Westminster diary w/b 3rd February


No need to rush to Westminster so I catch a midday flight. It’s a routine day. After the turbulent years since the 2017 election this Parliament is threatening to be too predictable. It is Monday so the chamber sits until 10pm then we vote and the government wins. It’s a debate on the agriculture bill and despite SNP, Labour, Plaid Cymru, Independent, Green Party, Liberal Democrat and Alliance all combining to vote for the Labour amendment we can’t get close to the 318 Conservative and Unionists votes. That is worrying given that this UK Government seriously needs to be scrutinised on every vote.


I sit in on Foreign and Commonwealth questions but don’t get taken. I take the opportunity to attend an evidence session in the House of Lords. The Gambling Industry Committee chaired by Michael Grade is taking evidence from GVC (Ladbrokes and Coral), William Hill, Bet365, Sky Betting and Gaming, Paddy Power Betfair and the Betting and Gaming Council. It strikes me that all the concessions they say they are making are the changes that the All-Party Parliamentary Group on gambling related harm have demanded they make. The gambling industry still needs dragged and kicking to the table if we are going to reduce the harm. In the evening there are three votes on the NHS. Normally the SNP and Plaid Cymru would not vote as it is defined as ‘an EVEL division’. English Votes for English Laws was created by David Cameron the day after the Scottish independence referendum to stop MPs that don’t represent English seats voting in matters that only concern England. Truth is the SNP never did anyway but on this occasion the vote will determine the finances of the NHS and therefore there should be a knock-on effect to the Barnet formula consequentials. We vote but our votes are not included in the count. This is the first time that we have been excluded from voting on a matter that potentially affects Scotland.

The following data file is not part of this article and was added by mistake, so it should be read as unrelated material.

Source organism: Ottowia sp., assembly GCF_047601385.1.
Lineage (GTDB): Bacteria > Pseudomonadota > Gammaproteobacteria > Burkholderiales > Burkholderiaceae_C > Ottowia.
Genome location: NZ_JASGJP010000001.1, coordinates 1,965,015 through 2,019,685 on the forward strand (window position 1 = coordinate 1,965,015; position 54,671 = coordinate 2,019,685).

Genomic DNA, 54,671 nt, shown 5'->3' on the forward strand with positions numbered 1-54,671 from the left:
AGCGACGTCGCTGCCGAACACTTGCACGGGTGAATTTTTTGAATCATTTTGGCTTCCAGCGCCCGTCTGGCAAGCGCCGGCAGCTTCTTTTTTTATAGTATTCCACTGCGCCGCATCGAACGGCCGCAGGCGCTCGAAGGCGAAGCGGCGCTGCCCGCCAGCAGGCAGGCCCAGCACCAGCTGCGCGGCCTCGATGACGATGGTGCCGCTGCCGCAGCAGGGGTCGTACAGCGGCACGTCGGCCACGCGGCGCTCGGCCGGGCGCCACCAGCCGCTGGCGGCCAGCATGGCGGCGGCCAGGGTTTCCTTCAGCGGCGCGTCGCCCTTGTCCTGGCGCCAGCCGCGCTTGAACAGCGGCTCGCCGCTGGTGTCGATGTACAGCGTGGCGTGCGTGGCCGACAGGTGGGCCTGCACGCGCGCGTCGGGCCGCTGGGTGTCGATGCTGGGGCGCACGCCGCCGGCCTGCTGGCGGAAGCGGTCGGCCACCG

I am picked up by a taxi at 6:45 to take me to broadcasting house (BBC) for a string of radio interviews on Medical Cannabis provision. It slightly embarrassing as the driver tells me the interviews are now taking place in Millbank studios, he drops me off four hundred yards from my house. And on the same say the BBC announced a rise in the TV licence! The interviews went well and I am struck by how non combative the interviewers are compared to the national stations. Prime Ministers Question time is once again restricted to 30 minutes. I think the new format is better. After that I drop in to meet parents of children with epilepsy that are trying to gain access to Medical Cannabis on prescription. Many are part of an organisation End Our Pain. Sixty MPs signed their letter to the Prime Minister. The numbers are increasing but we still have some way to go.


I spend the day in my constituency office. Even in this day of email and social media there is always a lot of paper correspondence to catch up on.


In the morning I have surgeries in my constituency office and then in the Oak Mall. In the afternoon I have a meeting at Inverclyde Council Health and Social Care Partnership and then the Basic Income Hub to catch up on the proposed pilot basic income projects in Scotland.